The above defined assembly is maintained in close-knit assembled relation by means of weft wires 4 which are woven in and transversely of the warp wires in close proximity to opposite sides of the spacer wires 3, so that such spacer wires will be maintained in definite relation to the warp wires and a rigid, non-sleazy screen produced.
As most clearly illustrated in Figure 4, the weft wires have been illustrated as formed of material having rectangular cross-section, such crosssection assisting in holding Warp, weft and spacer wires in proper assembled relation with a relatively few number of weft wires employed.
It is also to be noted that it is within the contemplation of my invention to provide nicks on some or all of the several wires in the areas where they contact, so that such nicks will cooperate to form an interlocking structure and to add to the rigidity of the finished screen.
The method by which the above identified screen may be constructed or fabricated is to insert one of the crimped weft wires in the warp assembly, next inserting the straight spacer wire and then weaving in the other crimped weft wire forming the band of three transversely extending wires which maintains warp wires in parallel relation and spaced alternately in two planes.
One special use for which the above identified metallic fabric is particularly well adapted is, as indicated at the outset of this description, in the construction of filter units, wherein, as well known to those familiar with the art, screen cloths of relatively fine mesh are supported in spaced relation so that the filtered material passing through such fine mesh cloths may be withdrawn from the space therebetween.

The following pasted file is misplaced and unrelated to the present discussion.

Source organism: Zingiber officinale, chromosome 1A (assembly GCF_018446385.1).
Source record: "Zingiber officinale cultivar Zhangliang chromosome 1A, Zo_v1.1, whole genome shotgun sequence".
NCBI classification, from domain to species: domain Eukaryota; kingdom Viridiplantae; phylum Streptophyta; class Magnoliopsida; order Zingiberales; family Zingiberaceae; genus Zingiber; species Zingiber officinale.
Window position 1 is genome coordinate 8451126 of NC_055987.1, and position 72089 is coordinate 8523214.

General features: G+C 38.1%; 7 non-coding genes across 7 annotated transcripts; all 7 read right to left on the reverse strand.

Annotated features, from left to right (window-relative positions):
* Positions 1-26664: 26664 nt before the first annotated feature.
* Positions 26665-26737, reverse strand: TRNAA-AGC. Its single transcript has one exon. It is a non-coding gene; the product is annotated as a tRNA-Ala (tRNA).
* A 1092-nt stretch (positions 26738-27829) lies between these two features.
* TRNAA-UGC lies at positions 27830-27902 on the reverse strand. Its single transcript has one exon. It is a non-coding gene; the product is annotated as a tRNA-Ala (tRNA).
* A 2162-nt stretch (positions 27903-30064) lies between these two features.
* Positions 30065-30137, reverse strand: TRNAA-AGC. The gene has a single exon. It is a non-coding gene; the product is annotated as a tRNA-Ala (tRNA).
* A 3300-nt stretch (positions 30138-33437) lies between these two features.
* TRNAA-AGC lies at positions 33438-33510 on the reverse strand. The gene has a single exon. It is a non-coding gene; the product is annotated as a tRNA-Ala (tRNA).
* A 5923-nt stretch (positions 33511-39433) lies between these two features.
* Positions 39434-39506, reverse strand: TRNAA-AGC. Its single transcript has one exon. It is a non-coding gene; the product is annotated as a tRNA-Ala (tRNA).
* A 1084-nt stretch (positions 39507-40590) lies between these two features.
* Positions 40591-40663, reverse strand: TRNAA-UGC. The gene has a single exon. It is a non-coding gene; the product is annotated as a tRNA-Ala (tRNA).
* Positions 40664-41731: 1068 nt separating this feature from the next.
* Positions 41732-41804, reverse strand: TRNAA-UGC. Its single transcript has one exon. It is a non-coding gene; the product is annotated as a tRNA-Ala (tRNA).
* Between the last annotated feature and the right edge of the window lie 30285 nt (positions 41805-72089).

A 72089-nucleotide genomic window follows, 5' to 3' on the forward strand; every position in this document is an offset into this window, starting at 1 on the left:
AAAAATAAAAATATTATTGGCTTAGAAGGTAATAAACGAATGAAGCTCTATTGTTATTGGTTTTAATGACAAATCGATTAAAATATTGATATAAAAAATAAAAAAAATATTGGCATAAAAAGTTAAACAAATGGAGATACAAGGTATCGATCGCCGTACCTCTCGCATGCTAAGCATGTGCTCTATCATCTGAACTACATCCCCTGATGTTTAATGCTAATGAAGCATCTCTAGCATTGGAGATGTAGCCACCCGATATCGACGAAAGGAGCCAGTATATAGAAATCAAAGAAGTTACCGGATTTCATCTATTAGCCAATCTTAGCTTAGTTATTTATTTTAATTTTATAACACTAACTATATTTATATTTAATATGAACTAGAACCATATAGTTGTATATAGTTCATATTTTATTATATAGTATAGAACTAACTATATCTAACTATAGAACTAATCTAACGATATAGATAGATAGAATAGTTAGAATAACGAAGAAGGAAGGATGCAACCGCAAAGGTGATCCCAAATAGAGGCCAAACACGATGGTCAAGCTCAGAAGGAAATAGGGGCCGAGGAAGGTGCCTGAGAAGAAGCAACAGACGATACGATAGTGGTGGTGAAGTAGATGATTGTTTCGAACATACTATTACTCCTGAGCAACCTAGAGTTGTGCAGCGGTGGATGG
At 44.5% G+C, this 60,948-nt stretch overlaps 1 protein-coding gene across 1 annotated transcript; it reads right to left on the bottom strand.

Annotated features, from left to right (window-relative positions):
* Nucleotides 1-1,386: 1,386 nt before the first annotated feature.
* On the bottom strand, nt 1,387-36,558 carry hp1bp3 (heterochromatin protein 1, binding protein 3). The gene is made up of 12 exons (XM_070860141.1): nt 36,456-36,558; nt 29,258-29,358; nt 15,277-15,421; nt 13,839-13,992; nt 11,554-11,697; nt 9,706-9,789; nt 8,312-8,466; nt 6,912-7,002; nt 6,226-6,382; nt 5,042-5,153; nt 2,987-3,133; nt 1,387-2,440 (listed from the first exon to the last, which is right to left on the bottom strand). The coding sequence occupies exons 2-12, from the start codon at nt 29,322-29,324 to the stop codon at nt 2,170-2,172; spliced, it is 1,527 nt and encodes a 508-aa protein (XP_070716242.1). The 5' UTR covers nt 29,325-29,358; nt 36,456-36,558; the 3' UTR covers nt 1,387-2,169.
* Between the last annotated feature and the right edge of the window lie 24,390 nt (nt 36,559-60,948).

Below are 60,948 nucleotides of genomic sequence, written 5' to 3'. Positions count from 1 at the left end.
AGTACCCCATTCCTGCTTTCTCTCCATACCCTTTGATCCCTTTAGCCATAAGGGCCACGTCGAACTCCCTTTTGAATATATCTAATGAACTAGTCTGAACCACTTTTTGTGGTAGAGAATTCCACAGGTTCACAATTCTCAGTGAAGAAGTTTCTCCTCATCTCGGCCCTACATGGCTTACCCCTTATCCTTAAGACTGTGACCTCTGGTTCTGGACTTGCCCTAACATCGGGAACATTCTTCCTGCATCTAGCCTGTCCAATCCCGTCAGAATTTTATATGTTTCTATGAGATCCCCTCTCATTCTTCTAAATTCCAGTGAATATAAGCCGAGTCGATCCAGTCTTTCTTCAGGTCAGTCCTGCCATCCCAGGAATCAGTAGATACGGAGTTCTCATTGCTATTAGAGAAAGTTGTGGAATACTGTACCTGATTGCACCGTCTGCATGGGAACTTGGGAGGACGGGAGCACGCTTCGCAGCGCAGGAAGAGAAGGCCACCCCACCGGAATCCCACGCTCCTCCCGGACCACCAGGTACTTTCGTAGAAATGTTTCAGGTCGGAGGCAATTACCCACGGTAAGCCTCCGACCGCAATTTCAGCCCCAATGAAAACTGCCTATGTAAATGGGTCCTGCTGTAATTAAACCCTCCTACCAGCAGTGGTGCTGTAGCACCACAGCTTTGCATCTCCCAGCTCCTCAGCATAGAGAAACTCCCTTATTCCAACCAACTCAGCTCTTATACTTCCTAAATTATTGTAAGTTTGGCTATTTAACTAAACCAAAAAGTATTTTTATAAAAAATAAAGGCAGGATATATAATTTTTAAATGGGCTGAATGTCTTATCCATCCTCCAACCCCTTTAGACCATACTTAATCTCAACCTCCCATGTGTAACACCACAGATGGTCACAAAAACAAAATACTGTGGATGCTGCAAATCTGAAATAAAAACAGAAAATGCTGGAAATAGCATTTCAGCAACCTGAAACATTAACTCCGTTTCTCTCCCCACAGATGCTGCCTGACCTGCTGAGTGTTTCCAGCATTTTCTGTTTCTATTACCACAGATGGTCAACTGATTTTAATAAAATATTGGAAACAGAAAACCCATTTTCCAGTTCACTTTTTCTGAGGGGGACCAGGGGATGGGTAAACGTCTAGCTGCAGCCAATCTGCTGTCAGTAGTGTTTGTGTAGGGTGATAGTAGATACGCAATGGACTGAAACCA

As most clearly illustrated in Figure 5, the screen such as is illustrated in Figure 1 may have secured to its opposite faces a finer mesh metallic fabric 5, preferably woven in the usual fashion, which, in turn, support still finer mesh fabric 6, likewise preferably woven in the usual manner. By the employment of the screen comprising my invention, as the separating and supporting means for the filtering cloths B and other supporting cloths 5, the filtering surfaces are maintained in sufliciently spaced relation providing ample room therebetween for the withdrawal of the filtered material.
The screen comprising my invention is likewise admirably adapted for the purpose of screening material containing portions which are oblong in shape and have a relative short minor axis. As these oblong particles fiow over the uneven surface of the screen comprising my invention, greater opportunity is afforded for the points of such particles to become engaged by the spaces between the wires than if the screen surface were substantially fiat.